Phelps: COVID was the best thing to happen to us from a standpoint of cooperation. We are always preaching to be bold and touting the benefits of innovation, but this sport has always been filled with what I call plodders. They have a willingness to do something new, but it’s literally incremental steps, incremental gains. And there’s a place for that for sure, but not in our decision making. When COVID happened, we had an excuse, if you will, to try bold stuff because we had to, just to survive and get to the next race. It allowed us to take some of the ideas that the plodders had talked about but would never do, and then we did a lot of them all at once because we had to do something, right? People were willing to do anything and now we see a lot of that is still here with us. Bold ideas that stuck. That “we’re in this together” mentality led us to do things we might not have done otherwise. I know we wouldn’t have. Quite frankly, the L.A. Coliseum race probably doesn’t happen if the pandemic doesn’t shake a lot of people’s imagination loose.

McGee: People who were rivals and enemies, including track ownership groups, now at the table together because they had to be?

Phelps: Yes, and the benefits of that have been immediate, going back to those ideas of relevance and reputation. I met with all of our track presidents yesterday and this was the discussion, what I keep saying to the entire industry, that if we want to continue this trajectory of growth we have to invest and cooperate. We’re going do the part on the investing, NASCAR and our track operations group. We’re going spend a lot more money than we have ever spent promoting our sport, putting butts in seats, creating a better fan experience. Get a casual fan to watch more, a new fan to watch at all, more people from different walks of life, but also making sure we take care of the people who got us here. And the great gift is, whether I’m a new fan, or I’m a fan for 50 years, the racing has been good, we’ve got slick, new sexy cars, great storylines. All these young drivers battling these future Hall of Famers. That’s it. So, whether a fan for 50 years or 50 days, it’s the same thing. They all want the same thing. We can give them that if we are bold enough to try.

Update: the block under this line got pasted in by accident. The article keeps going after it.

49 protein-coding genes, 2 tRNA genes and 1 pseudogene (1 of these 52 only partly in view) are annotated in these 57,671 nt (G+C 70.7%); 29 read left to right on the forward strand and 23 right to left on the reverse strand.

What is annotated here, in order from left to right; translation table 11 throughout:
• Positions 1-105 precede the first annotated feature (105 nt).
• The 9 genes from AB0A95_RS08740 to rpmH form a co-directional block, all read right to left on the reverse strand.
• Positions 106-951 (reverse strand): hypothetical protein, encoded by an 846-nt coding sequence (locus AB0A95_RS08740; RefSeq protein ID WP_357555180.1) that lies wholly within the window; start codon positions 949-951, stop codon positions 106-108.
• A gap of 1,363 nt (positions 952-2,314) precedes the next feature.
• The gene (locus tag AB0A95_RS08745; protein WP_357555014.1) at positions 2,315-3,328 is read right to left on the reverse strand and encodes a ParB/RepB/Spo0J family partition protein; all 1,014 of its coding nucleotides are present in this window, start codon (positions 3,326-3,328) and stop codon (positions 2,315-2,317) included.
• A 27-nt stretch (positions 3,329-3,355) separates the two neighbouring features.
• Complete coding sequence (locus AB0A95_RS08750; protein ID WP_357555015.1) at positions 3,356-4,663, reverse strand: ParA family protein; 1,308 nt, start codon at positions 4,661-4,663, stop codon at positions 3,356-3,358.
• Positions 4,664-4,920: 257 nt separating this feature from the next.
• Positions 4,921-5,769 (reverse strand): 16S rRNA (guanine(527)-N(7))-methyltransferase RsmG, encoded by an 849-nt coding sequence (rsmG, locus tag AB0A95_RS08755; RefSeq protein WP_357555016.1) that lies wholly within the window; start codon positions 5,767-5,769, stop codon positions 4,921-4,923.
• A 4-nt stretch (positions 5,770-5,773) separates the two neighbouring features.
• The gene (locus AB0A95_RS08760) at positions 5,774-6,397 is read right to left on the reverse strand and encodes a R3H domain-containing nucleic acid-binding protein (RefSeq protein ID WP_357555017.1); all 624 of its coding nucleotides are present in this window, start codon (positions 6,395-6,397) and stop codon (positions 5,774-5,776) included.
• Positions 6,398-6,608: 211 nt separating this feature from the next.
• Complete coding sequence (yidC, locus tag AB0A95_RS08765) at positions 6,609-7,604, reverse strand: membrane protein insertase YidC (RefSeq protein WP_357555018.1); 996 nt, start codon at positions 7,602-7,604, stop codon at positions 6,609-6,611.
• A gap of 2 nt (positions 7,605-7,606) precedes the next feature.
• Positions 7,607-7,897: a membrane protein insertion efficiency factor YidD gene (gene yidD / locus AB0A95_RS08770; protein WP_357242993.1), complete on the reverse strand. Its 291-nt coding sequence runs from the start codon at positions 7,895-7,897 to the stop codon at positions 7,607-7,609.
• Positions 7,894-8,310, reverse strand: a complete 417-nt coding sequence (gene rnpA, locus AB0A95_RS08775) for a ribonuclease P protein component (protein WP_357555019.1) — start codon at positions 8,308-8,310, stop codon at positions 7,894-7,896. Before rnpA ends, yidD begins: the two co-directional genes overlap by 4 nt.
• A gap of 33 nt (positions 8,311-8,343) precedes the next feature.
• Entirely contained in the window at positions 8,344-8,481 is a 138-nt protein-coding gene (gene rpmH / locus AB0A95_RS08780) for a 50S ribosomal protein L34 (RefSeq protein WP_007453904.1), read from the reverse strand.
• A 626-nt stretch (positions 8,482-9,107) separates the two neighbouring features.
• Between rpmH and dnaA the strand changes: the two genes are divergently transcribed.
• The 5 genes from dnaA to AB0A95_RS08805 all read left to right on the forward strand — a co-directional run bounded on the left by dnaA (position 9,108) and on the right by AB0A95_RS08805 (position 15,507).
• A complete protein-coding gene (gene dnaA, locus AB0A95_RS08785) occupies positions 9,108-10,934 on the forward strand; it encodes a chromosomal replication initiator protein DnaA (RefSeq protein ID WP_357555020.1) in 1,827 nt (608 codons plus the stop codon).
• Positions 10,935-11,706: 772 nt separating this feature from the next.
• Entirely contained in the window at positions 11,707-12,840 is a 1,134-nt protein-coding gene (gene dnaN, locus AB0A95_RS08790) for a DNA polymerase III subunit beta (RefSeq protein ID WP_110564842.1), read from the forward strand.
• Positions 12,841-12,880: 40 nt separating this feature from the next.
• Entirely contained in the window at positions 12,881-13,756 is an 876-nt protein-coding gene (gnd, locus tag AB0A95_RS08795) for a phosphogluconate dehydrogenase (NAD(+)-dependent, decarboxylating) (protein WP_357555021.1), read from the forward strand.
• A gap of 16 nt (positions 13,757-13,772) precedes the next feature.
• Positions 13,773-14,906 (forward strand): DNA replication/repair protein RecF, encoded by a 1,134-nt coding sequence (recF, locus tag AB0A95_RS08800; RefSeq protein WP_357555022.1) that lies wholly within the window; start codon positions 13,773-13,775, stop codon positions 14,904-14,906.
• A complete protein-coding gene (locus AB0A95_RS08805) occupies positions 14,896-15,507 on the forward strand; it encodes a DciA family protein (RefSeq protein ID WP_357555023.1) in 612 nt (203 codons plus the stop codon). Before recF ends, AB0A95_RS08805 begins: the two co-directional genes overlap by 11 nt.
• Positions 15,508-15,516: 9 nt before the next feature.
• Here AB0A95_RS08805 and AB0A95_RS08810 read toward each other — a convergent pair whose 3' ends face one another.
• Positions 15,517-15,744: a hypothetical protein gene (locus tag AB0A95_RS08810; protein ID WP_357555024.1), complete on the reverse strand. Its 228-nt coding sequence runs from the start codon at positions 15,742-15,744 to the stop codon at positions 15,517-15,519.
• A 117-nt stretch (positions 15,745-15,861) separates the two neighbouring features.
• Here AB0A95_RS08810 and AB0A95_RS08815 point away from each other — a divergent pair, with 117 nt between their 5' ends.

McGee: But the cynics will say they have heard this before. A lot of the so-called “core fans” felt left behind during the boom days two decades ago.

Phelps: They aren’t wrong. The people who sat in this office before I did, it was, ‘Don’t worry about avids, they’ll always be there.’ But they weren’t. The lesson is that you can be bold and innovative while also staying true to who you are. Returning to Nashville. Racing on dirt at Bristol. Everything we look at now, protecting our avids as we call them, it’s a priority.

McGee: A lot of people believed those avids would be alienated by the June 2020 decision to ban the Confederate flag from racetracks. We all braced ourselves for that pushback, but the part we saw as the public felt short-lived. It’s been a season and half since you handed down that policy. Do you still feel that pushback?

Phelps: There was some early pushback, but a very small minority. I was surprised how quickly the change happened. As for how quickly success came because of its removal, did that part surprise me? I knew we’d get there. Because at the end of the day, it’s a business decision that needed to be made. And it’s the right business decision that was made. But I just didn’t think that was going happen almost instantaneously.

McGee: But are you constantly worried there will always be another thing? Example. I drive around Daytona today, and I see no Confederate flags, but there are a lot of political flags. The “Let’s Go Brandon” chant started at a racetrack last fall and those flags certainly aren’t hard to find. Is there a difference in perception now, when NASCAR talks to a potential team owner and they see political banners everywhere, are they OK or is it, “Well, here they go again”?

Phelps: What we’ve tried to do is to distance ourselves from anything that’s going to be divisive, anything that’s going to be political. That’s a good place for our sport to be, you know. You don’t see those things in other sports. You won’t have a Trump car or a Biden car. We don’t need those paint outs, right? It’s not helpful. So, we’re not approving those moving forward. We continue to break stereotypes. I think when we do things that surprise people, like racing at the L.A. Coliseum or the banning of the Confederate flag, things people never thought they would see from NASCAR, those are the most gratifying because you are breaking those stereotypes that I think the sport has had for a long time. Racial issues or perceptions of, hey, we’re all Southern, we’re all white, male and older. You walk around here today. What I was struck by last year is how many families are coming to the racetrack. How many kids, how many twenty-somethings, thirty-somethings, people of color, and guess what? They are sitting right there next to the avids and everyone is having a great time. Everyone. It’s different than it was, just five years ago, and that’s amazing. Because the goal has always been to make our fan base look more like the population of the United States. And that continues to be the goal.

McGee: So, after this week, will you sleep then?

Phelps: I will sleep great next week. But this week, it’s always going to be this. When I was at the NFL, the worst and best week of the year was the Super Bowl. This the Super Bowl. This Daytona 500 is a chance to celebrate the wins this sport has earned over the last couple of years, and an industry that is feeling very good about itself, and it should. That garage feels a lot different than it did two years ago. These people have endured a lot and they deserve to feel good about where we are now. And the garage looks a lot different than two years ago. We deserve to feel good about that, too. But yeah, I sleep well, thank you.